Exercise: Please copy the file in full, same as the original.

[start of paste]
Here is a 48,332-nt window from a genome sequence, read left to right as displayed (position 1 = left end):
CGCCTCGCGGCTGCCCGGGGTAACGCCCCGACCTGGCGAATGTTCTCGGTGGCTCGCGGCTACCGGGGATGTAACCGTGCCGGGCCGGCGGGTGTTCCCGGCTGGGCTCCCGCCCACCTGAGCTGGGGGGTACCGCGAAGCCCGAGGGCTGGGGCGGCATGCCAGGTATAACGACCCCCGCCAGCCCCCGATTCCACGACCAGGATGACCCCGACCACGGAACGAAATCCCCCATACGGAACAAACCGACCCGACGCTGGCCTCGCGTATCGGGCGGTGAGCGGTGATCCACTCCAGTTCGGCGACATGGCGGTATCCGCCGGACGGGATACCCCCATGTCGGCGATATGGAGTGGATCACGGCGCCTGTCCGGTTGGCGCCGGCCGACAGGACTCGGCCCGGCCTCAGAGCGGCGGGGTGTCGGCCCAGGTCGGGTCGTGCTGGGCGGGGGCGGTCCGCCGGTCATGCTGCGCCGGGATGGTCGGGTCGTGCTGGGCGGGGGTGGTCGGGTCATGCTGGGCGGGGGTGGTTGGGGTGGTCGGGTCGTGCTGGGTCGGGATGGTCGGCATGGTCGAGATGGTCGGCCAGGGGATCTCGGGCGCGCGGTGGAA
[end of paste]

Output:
Here is a 48,332-nt window from a genome sequence, read left to right as displayed (position 1 = left end):
CGCCTCGCGGCTGCCCGGGGTAACGCCCCGACCTGGCGAATGTTCTCGGTGGCTCGCGGCTACCGGGGATGTAACCGTGCCGGGCCGGCGGGTGTTCCCGGCTGGGCTCCCGCCCACCTGAGCTGGGGGGTACCGCGAAGCCCGAGGGCTGGGGCGGCATGCCAGGTATAACGACCCCCGCCAGCCCCCGATTCCACGACCAGGATGACCCCGACCACGGAACGAAATCCCCCATACGGAACAAACCGACCCGACGCTGGCCTCGCGTATCGGGCGGTGAGCGGTGATCCACTCCAGTTCGGCGACATGGCGGTATCCGCCGGACGGGATACCCCCATGTCGGCGATATGGAGTGGATCACGGCGCCTGTCCGGTTGGCGCCGGCCGACAGGACTCGGCCCGGCCTCAGAGCGGCGGGGTGTCGGCCCAGGTCGGGTCGTGCTGGGCGGGGGCGGTCCGCCGGTCATGCTGCGCCGGGATGGTCGGGTCGTGCTGGGCGGGGGTGGTCGGGTCATGCTGGGCGGGGGTGGTTGGGGTGGTCGGGTCGTGCTGGGTCGGGATGGTCGGCATGGTCGAGATGGTCGGCCAGGGGATCTCGGGCGCGCGGTGGAA